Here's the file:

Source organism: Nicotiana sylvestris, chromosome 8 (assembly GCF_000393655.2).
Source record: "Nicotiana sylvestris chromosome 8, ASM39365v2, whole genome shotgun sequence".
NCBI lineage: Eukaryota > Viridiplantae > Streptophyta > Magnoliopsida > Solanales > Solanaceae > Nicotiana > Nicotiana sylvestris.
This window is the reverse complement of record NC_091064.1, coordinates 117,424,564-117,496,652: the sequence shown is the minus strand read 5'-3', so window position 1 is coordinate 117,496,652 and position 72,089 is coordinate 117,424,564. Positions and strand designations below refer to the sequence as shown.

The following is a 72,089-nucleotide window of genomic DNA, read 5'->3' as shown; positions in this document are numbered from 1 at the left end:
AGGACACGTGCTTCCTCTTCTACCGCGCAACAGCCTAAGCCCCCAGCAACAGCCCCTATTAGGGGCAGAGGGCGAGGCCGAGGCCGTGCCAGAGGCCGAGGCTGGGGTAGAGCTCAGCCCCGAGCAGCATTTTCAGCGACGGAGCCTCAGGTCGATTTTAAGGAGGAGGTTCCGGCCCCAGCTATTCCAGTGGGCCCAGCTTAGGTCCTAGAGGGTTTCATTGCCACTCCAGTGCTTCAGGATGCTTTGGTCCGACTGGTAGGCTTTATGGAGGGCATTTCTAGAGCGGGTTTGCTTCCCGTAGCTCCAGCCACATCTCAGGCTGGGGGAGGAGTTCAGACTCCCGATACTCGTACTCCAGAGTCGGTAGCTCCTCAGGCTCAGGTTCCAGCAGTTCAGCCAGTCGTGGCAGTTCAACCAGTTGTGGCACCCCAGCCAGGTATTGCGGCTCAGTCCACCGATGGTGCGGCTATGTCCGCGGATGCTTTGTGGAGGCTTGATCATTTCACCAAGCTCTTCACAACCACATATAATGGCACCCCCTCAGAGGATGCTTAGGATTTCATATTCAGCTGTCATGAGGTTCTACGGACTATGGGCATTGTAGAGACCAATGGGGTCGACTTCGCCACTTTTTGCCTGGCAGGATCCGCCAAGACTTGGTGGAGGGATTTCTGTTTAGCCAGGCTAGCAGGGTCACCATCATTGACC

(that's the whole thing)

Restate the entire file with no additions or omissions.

Source organism: Nicotiana sylvestris, chromosome 8 (assembly GCF_000393655.2).
Source record: "Nicotiana sylvestris chromosome 8, ASM39365v2, whole genome shotgun sequence".
NCBI lineage: Eukaryota > Viridiplantae > Streptophyta > Magnoliopsida > Solanales > Solanaceae > Nicotiana > Nicotiana sylvestris.
This window is the reverse complement of record NC_091064.1, coordinates 117,424,564-117,496,652: the sequence shown is the minus strand read 5'-3', so window position 1 is coordinate 117,496,652 and position 72,089 is coordinate 117,424,564. Positions and strand designations below refer to the sequence as shown.

The following is a 72,089-nucleotide window of genomic DNA, read 5'->3' as shown; positions in this document are numbered from 1 at the left end:
AGGACACGTGCTTCCTCTTCTACCGCGCAACAGCCTAAGCCCCCAGCAACAGCCCCTATTAGGGGCAGAGGGCGAGGCCGAGGCCGTGCCAGAGGCCGAGGCTGGGGTAGAGCTCAGCCCCGAGCAGCATTTTCAGCGACGGAGCCTCAGGTCGATTTTAAGGAGGAGGTTCCGGCCCCAGCTATTCCAGTGGGCCCAGCTTAGGTCCTAGAGGGTTTCATTGCCACTCCAGTGCTTCAGGATGCTTTGGTCCGACTGGTAGGCTTTATGGAGGGCATTTCTAGAGCGGGTTTGCTTCCCGTAGCTCCAGCCACATCTCAGGCTGGGGGAGGAGTTCAGACTCCCGATACTCGTACTCCAGAGTCGGTAGCTCCTCAGGCTCAGGTTCCAGCAGTTCAGCCAGTCGTGGCAGTTCAACCAGTTGTGGCACCCCAGCCAGGTATTGCGGCTCAGTCCACCGATGGTGCGGCTATGTCCGCGGATGCTTTGTGGAGGCTTGATCATTTCACCAAGCTCTTCACAACCACATATAATGGCACCCCCTCAGAGGATGCTTAGGATTTCATATTCAGCTGTCATGAGGTTCTACGGACTATGGGCATTGTAGAGACCAATGGGGTCGACTTCGCCACTTTTTGCCTGGCAGGATCCGCCAAGACTTGGTGGAGGGATTTCTGTTTAGCCAGGCTAGCAGGGTCACCATCATTGACC